2016 Bills

HB221: Imposing Hurdles for Parental Choice in Vaccinating Children

This bill passed the House 38-37, was substituted in the Senate to be a much different bill, passed 22-1, but was not considered by the House after being changed.

Libertas Institute opposes this bill.

Current law in Utah allows a parent of a child in a public or private school to abstain from (or delay) vaccinations based on a personal or religious exemption. To qualify, parents must obtain and complete a form from their local health department to claim the exemption. The signed form is filed with the child’s school.

Close to 20 states provide for a personal exemption from vaccination requirements, and nearly all provide for religious exemptions. Most recently, the law in California was changed to prohibit the personal exemption, becoming the third state to do so in addition to West Virginia and Mississippi.

Representative Carol Spackman Moss has sponsored House Bill 221, which imposes a variety of hurdles and requirements on parents seeking the personal exemption for the vaccinations of their children in government schools.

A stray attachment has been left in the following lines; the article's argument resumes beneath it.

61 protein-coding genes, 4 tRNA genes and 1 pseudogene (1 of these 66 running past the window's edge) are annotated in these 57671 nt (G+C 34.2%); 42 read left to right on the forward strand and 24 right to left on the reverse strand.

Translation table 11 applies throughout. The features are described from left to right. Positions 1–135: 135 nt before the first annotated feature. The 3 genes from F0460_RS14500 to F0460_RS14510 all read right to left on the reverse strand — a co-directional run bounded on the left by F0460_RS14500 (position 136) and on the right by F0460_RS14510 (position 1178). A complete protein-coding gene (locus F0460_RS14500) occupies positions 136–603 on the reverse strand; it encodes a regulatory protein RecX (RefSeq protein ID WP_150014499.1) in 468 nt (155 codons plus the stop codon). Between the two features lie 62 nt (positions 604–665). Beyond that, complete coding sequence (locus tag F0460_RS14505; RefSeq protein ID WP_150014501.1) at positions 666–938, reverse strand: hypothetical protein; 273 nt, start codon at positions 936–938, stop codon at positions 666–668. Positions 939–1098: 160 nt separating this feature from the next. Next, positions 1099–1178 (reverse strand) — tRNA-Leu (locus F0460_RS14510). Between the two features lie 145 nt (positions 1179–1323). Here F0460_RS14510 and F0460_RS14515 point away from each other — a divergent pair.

Presently, exemption forms are one-time affairs. Once complete, they are attached to the student’s permanent school record and are transferred with that record to the student’s new school, should the student’s family move. HB221 would require parents to annually submit a new form for medical exemptions, and complete an “online education module,” as explained below. Completion of these forms often carries a fee for each child, in addition to the increased time burden required each year as a condition of receiving the exemption.

Those wishing to claim a personal or religious exemption must submit a form one time only, yet every year must complete the “online education module.” This government propaganda portal will contain information about vaccine preventable illnesses, recommendations on how unvaccinated individuals should behave to minimize the risk of contracting or transmitting a vaccine preventable illness, information about vaccine benefits and side effects, and interactive questions or activities.

Completion of this online course is mandatory—never mind the fact that many parents who delay or abstain from vaccination for their children do so after significant study of medical research and the benefits and risks of vaccinations. Requiring parents to be indoctrinated from biased sources of information (because the government rarely admits to the risks involved in vaccinating children) is violative of their fundamental rights as the stewards of their children’s information.